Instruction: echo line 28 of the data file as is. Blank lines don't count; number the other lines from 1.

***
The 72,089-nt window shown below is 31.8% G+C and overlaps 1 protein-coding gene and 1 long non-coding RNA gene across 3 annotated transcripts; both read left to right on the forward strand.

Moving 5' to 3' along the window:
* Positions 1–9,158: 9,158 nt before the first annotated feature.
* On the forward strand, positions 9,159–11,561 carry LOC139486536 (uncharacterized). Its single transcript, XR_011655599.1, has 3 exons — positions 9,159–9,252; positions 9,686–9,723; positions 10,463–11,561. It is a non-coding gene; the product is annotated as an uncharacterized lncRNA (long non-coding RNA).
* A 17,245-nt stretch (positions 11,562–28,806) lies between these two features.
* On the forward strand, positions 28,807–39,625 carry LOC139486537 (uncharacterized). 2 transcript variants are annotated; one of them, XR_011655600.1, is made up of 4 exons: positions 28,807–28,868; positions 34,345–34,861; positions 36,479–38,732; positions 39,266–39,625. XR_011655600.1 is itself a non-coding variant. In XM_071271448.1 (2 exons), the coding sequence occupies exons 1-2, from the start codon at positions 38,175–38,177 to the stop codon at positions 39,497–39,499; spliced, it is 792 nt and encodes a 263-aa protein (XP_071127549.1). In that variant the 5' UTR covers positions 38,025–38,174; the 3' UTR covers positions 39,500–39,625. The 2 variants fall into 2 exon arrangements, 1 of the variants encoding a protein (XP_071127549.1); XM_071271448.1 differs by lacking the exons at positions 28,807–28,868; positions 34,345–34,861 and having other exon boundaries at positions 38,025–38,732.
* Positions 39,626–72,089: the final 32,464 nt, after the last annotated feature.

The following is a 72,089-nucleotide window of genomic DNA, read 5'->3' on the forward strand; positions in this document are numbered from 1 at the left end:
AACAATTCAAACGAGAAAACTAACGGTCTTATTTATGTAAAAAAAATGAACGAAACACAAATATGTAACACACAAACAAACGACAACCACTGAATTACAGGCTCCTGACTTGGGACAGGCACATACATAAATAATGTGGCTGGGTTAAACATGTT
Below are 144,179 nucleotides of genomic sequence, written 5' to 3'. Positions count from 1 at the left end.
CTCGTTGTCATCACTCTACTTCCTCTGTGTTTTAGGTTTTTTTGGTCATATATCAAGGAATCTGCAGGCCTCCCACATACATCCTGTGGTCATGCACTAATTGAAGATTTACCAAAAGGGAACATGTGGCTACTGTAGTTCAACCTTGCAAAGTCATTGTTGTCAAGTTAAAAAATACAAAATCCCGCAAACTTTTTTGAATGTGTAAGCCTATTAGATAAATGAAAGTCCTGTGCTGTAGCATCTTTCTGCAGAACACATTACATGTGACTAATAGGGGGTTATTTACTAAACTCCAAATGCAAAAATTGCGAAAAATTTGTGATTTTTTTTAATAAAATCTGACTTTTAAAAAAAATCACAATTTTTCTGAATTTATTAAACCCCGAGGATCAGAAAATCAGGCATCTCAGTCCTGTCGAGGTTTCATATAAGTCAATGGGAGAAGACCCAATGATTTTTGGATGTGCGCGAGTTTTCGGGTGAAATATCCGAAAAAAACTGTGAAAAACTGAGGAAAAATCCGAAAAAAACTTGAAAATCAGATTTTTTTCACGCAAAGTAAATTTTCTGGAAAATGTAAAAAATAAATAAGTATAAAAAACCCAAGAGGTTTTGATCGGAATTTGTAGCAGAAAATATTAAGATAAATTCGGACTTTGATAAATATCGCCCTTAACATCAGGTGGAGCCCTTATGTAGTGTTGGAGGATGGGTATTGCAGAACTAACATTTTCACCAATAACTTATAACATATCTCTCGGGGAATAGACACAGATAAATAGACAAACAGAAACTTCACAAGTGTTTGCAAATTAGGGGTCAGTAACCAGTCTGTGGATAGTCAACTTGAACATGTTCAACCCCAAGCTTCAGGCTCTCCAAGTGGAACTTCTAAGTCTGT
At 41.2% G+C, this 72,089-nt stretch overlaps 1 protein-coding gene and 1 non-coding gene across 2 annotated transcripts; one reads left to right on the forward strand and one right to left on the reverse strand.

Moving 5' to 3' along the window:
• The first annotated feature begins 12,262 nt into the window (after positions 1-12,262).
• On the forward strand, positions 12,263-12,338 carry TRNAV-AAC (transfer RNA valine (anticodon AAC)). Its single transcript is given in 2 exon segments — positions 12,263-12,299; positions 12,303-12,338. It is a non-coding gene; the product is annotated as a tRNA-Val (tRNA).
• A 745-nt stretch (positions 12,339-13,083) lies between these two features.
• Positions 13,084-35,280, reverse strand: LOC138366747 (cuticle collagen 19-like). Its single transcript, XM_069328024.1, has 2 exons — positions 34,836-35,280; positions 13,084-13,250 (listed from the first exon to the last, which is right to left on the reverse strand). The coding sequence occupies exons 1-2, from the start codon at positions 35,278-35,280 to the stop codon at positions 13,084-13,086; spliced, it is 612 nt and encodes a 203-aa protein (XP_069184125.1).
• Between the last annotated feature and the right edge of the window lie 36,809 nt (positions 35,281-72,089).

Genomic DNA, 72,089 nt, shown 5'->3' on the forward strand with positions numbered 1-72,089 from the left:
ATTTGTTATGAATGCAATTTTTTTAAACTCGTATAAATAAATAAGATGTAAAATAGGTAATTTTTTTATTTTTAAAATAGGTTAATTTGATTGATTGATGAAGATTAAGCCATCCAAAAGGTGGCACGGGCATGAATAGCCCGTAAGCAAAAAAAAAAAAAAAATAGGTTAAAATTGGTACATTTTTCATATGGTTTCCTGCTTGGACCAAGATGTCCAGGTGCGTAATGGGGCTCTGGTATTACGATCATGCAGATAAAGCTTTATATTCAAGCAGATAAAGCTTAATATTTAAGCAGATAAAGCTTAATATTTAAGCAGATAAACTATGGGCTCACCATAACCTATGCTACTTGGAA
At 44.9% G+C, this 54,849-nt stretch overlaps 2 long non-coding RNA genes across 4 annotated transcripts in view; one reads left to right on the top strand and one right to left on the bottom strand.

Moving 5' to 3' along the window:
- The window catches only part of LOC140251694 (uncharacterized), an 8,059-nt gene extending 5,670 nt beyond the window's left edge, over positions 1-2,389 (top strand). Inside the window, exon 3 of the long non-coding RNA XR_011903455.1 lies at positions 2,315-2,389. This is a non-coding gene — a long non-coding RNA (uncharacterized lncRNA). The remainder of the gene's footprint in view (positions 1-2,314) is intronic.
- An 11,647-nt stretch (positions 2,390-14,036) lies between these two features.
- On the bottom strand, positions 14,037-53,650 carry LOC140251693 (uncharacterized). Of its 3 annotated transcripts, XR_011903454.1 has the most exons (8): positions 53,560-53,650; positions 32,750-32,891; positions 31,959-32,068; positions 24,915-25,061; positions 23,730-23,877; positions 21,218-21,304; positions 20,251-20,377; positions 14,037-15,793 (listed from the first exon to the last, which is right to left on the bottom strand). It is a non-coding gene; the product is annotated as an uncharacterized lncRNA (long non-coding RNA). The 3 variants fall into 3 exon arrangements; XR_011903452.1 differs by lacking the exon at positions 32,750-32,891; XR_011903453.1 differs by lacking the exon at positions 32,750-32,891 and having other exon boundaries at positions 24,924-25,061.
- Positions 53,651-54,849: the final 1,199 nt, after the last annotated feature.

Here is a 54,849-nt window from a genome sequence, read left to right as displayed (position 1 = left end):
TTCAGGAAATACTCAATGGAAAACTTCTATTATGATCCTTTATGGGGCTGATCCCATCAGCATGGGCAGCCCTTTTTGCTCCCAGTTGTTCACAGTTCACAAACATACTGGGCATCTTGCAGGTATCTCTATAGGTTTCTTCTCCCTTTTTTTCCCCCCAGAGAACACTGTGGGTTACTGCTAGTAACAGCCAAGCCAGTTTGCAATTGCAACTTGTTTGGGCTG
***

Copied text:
TTCAGGAAATACTCAATGGAAAACTTCTATTATGATCCTTTATGGGGCTGATCCCATCAGCATGGGCAGCCCTTTTTGCTCCCAGTTGTTCACAGTTCACAAACATACTGGGCATCTTGCAGGTATCTCTATAGGTTTCTTCTCCCTTTTTTTCCCCCCAGAGAACACTGTGGGTTACTGCTAGTAACAGCCAAGCCAGTTTGCAATTGCAACTTGTTTGGGCTG